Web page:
Answer: Onchocerca volvulus microfilariae. These microfilariae are released from the adults which are confined in subcutaneous nodules (onchocercomas). The microfilariae then migrate throughout the dermis, causing intense itching and chronic skin changes. More debilitating is the eye involvement which leads to blindness; hence onchocerciasis is also known as "River Blindness." To confirm the diagnosis, these microfilariae could be fixed in alcohol and stained with Giemsa.
Also in the differential diagnosis is Mansonella streptocerca. This filarial worm also releases its microfilariae into the skin, but it does not cause severe disease and is restricted to Africa. If the skin snip was very bloody, then other microfilariae which are found in the peripheral blood must also be considered. This is why it is best to obtain "bloodless" skin snips. Giemsa staining of the worms will also allow for identification based on characteristic features of the microfilariae.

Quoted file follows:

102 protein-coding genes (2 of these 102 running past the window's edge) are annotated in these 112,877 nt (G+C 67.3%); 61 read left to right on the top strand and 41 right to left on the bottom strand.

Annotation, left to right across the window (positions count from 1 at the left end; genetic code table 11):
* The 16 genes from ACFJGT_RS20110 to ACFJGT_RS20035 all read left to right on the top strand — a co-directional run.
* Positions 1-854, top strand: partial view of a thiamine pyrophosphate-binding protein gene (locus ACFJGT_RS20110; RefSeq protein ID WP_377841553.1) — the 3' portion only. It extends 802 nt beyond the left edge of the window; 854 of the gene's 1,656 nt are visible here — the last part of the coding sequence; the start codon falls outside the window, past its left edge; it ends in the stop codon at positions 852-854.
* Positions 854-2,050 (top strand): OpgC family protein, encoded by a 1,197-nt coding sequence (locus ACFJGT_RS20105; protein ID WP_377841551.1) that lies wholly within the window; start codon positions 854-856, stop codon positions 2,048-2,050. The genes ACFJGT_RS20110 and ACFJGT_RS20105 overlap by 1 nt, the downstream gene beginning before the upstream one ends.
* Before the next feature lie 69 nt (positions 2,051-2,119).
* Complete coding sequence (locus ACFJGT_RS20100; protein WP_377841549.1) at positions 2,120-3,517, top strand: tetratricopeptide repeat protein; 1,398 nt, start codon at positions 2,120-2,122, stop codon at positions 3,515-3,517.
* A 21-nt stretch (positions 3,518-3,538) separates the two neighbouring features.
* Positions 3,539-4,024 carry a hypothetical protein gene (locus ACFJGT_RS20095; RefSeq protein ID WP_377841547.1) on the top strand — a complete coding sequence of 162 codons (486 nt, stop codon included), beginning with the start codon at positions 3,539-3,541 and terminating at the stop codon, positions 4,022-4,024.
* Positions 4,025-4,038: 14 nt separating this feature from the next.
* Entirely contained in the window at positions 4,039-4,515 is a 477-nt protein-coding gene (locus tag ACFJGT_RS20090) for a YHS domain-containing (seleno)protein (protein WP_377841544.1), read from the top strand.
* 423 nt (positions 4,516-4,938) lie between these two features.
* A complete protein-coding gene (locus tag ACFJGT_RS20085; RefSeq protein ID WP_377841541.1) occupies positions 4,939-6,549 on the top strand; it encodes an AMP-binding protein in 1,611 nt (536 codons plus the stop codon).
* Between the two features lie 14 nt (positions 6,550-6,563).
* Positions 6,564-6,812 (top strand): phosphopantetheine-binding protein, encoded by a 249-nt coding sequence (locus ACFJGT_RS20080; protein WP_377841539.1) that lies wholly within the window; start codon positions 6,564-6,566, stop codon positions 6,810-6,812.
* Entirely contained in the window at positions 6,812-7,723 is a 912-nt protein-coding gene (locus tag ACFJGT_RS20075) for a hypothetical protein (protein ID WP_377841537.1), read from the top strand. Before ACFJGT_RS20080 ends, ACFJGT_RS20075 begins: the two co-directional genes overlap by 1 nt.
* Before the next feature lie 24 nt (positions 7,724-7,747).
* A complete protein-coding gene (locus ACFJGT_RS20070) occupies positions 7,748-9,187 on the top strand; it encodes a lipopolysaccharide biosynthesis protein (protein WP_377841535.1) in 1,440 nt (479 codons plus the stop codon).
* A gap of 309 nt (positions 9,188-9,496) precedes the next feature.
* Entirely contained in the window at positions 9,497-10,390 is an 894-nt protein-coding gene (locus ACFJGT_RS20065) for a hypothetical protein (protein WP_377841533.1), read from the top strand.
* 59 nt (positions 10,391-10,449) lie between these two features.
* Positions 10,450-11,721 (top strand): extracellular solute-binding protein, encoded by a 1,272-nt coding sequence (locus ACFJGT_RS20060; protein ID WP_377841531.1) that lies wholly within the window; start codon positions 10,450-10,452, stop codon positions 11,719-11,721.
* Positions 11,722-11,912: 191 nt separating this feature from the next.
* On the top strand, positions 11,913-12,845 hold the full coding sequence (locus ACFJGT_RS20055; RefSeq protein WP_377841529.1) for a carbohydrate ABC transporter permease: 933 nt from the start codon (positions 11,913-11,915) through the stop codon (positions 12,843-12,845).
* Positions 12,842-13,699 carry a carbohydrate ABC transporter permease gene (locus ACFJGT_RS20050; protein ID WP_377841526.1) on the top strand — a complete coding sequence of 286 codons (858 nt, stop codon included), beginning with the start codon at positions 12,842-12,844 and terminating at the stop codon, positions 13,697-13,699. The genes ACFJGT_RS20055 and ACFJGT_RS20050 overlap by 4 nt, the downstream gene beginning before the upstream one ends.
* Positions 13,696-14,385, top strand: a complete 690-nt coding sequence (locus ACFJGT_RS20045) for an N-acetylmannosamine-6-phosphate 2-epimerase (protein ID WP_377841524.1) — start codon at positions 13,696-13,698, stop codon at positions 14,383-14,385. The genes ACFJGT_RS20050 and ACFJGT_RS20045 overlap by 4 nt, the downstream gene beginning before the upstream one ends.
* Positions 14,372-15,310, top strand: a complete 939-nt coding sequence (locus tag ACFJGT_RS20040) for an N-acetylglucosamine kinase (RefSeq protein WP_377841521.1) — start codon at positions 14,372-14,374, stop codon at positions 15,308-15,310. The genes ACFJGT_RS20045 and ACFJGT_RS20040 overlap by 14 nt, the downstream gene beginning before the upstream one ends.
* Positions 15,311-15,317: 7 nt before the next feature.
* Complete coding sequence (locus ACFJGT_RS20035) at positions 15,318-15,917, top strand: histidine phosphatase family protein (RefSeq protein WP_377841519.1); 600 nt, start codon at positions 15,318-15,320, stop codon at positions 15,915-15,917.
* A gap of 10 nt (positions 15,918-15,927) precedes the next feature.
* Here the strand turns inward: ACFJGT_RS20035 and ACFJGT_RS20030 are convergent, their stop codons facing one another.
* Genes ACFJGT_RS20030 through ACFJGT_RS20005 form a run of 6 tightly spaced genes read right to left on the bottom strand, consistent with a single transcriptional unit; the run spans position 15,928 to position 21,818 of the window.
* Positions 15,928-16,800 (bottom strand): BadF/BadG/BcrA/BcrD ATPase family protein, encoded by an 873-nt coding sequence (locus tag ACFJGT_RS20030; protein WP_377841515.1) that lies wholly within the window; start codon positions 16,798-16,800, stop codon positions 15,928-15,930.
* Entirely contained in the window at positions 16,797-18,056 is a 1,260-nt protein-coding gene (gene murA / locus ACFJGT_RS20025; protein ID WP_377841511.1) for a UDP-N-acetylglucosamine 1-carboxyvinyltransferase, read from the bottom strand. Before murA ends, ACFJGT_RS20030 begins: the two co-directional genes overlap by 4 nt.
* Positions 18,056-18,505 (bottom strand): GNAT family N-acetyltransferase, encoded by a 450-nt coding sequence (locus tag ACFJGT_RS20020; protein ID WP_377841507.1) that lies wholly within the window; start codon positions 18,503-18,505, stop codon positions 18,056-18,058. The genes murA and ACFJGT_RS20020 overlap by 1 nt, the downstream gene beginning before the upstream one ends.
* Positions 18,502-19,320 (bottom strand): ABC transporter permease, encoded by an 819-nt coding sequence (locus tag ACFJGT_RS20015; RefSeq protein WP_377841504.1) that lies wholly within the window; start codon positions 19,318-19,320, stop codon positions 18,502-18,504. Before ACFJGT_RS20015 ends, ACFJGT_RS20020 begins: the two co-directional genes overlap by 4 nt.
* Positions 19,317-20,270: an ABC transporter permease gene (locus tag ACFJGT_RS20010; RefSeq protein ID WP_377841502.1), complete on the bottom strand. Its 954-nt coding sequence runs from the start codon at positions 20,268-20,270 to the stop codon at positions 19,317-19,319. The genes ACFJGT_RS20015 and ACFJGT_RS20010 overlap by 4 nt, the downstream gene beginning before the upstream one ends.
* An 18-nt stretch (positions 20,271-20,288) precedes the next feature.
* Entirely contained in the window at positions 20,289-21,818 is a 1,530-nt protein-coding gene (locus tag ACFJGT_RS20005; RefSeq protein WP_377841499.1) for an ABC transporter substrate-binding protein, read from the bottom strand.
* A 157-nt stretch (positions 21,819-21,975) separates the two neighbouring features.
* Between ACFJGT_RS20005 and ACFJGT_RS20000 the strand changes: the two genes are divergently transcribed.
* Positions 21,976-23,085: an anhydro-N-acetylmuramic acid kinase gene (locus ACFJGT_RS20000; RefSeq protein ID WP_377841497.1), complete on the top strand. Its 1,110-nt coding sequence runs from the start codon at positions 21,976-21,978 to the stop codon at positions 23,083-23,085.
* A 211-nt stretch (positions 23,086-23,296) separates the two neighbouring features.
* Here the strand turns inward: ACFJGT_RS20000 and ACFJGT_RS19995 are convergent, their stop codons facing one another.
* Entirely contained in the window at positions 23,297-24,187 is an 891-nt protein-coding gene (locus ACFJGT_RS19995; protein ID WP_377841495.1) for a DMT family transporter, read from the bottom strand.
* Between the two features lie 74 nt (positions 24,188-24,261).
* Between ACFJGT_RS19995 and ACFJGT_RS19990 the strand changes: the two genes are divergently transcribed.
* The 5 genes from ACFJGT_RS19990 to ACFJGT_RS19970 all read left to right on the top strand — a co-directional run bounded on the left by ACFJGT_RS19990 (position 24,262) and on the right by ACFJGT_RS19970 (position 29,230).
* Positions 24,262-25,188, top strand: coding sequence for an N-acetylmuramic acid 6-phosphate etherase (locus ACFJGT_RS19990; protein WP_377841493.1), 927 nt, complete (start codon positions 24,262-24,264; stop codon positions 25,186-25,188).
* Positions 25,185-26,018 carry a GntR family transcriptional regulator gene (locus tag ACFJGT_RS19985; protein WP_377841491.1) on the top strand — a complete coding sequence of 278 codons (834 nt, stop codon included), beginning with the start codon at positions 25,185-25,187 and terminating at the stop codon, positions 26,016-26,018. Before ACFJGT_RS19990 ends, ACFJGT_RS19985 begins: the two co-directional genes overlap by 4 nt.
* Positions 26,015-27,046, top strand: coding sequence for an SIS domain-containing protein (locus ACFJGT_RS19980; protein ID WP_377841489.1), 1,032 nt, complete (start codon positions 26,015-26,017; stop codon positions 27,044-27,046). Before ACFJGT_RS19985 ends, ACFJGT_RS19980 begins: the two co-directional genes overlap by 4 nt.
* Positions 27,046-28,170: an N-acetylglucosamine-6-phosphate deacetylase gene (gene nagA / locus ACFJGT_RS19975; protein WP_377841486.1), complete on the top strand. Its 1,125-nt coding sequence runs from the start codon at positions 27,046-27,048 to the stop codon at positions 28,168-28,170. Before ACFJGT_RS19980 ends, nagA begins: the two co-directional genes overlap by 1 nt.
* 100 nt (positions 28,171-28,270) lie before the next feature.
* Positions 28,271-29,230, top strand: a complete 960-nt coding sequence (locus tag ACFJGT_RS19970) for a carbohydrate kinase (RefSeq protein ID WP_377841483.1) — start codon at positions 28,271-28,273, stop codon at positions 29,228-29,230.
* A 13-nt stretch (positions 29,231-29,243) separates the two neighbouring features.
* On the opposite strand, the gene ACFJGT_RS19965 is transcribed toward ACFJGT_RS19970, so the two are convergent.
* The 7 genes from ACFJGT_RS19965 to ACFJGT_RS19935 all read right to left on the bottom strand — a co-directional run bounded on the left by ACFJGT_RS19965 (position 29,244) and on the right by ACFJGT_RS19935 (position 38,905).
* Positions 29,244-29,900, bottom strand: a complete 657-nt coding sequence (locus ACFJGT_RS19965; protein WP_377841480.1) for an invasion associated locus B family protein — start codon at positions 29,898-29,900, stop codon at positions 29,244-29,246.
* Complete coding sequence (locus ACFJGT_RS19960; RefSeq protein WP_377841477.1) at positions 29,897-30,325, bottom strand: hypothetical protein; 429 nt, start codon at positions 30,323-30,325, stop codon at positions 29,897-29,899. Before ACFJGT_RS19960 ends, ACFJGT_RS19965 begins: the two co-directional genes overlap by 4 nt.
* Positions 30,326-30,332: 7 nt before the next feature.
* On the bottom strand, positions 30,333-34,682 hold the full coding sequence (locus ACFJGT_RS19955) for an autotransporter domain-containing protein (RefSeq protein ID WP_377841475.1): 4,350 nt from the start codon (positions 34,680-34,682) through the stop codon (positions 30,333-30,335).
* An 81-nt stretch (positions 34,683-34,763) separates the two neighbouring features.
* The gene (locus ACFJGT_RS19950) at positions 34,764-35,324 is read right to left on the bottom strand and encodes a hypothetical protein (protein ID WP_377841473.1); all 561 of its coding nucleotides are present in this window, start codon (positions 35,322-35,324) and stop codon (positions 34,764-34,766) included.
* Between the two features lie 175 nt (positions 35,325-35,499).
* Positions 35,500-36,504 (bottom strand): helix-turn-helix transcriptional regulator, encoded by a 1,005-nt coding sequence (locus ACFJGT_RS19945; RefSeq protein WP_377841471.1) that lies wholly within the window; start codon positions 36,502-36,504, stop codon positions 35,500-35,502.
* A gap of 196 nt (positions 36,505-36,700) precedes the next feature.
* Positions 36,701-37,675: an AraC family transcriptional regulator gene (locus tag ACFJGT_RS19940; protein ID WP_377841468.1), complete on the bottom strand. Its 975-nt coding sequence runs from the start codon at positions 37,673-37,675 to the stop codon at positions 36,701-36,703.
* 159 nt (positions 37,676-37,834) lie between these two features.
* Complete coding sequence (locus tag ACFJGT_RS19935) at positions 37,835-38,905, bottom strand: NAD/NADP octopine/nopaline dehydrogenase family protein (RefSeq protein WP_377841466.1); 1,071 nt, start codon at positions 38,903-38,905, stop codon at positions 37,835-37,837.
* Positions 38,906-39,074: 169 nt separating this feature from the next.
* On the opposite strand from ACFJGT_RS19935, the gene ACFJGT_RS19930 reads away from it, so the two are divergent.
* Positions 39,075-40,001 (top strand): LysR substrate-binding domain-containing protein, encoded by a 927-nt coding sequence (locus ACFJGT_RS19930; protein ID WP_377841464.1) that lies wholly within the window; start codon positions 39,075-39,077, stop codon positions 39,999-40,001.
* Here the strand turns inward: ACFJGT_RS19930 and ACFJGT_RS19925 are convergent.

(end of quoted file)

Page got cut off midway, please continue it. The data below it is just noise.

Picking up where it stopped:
As Alasdair mentioned, this is typically thought of as an African disease. However, onchocerciasis is also found in Central and South America. Interestingly, the adult worms in South America tend to form onchocercomas in the head and neck region, whereas onchocercomas in Africa are classically located around the pelvis, abdomen, and knees. This is likely due to the biting preferences of the vector, the black fly (Simulium spp.).